‘La Bayadère:’ the greatest ballet you’ve never seen

By on October 17, 2013

CHICAGO — La Bayadère premiered in St. Petersburg in 1877, and is lumped together in that one question about naming all the classical ballets on every college dance history exam.  Bayadère was a pioneer in the ballet world at that time — one of the first of many to include a “white act” — but we didn’t see it in the Western hemisphere until 1961. Though it’s grown in popularity since then, American audiences typically encounter excerpts, particularly from the breathtaking “Kingdom of the Shades” scene (or rather, it’s breathtaking when executed well).

What an interesting choice for The Joffrey Ballet to mount Stanton Welch’s version of the full-length ballet just three weeks after sharing their exciting Russian Masters program.  This is Ballet, with a capital B, which isn’t the typical m.o. for Joffrey, but they pulled out all the stops to bring this seldom seen ballet back to life.

In Stanton Welch’s tribute to the original Petipa choreography, all the best bits are still in, but the music and plot have adjusted to better suit today’s attention span. This iteration of the ballet is not wanting for detail, and the transformational sets and costumes from Peter Farmer, special effects and lighting, and even the addition of live snakes pitch in for the upgraded Bayadère 2.0. Trimmed to an easy three acts in two hours or less, the plot goes at such a torrid pace that it’s sometimes hard to keep up. It was really interesting to not quite be able to tell which dancer was who, with the exception of Victoria Jaiani as the lead role, Nikiya, and Amazonian and temporarily bald Fabrice Calmels as the High Brahmin. The men’s roles are expanded from the original to include more actual dancing, including a very impressive quartet in the second act, and tour de force solos from John Mark Giragosian and Rory Hohenstein as Agni and Garuda respectfully (not to mention added difficulty from the masks and full body paint they are wearing).

Photo by Cheryl Mann, courtesy of The Joffrey Ballet
Photo by Cheryl Mann, courtesy of The Joffrey Ballet

In the end, La Bayadère is all about the girls, and particularly the iconic (and untouched) “Kingdom of the Shades” scene. The brisk pace of the rest of the ballet ultimately caused the original choreography in this scene to feel a little draggy, but it’s hard to describe what it feels like to sit and watch ballerina after ballerina enter down the ramp, just as they did 136 years ago.  Step arabesque, temps lié back… it’s a passage that courses through the veins of every ballet dancer, in addition to all the variations that follow. Every single bobble, every wiggly ankle… there’s absolutely nowhere to hide in this scene. When done the right way, the “Kingdom of the Shades” is much more than an exercise in specificity.  It’s simplicity is its strength, and, for the most part, Joffrey pulled it off. I give this Shades a B+, but the ballet as a whole package was an A+ that brought the audience excitedly to its feet (including this girl).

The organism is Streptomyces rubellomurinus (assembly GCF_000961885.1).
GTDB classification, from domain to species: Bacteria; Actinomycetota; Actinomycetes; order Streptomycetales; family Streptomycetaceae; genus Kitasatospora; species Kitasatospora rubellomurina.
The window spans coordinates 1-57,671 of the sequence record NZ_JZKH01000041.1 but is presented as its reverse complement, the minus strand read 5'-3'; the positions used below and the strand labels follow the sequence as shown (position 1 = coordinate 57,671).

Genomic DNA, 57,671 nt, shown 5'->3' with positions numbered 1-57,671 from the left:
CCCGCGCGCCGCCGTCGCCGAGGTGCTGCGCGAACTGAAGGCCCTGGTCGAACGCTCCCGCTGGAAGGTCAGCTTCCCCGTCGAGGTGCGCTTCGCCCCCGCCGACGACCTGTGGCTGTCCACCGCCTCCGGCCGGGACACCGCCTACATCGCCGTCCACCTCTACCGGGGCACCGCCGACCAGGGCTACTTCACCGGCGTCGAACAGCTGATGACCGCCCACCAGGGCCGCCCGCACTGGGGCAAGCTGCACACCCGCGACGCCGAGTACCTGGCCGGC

The Joffrey Ballet presents La Bayadère: The Temple Dancer, through October 27 at the Auditorium Theatre of Roosevelt University (50 E. Congress Pkwy). Tickets range from $31 to $152 and are available at Joffrey Tower (10 E. Randolph Street), the Auditorium Theatre Box Office, all Ticketmaster Ticket Centers, by telephone at (800) 982-2787, or online at www.ticketmaster.com

 

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Lauren Warnecke is a freelance writer and editor based in Chicago, IL, specializing in dance and cultural criticism. Lauren is the dance critic for the Chicago Tribune, editor of See Chicago Dance, and founder/editor of Art Intercepts, with bylines in Chicago Magazine, Milwaukee Magazine and Dance Media publications, among others. Holding degrees in dance and kinesiology, Lauren is also an adjunct instructor in the dance and exercise science programs at Loyola University Chicago.

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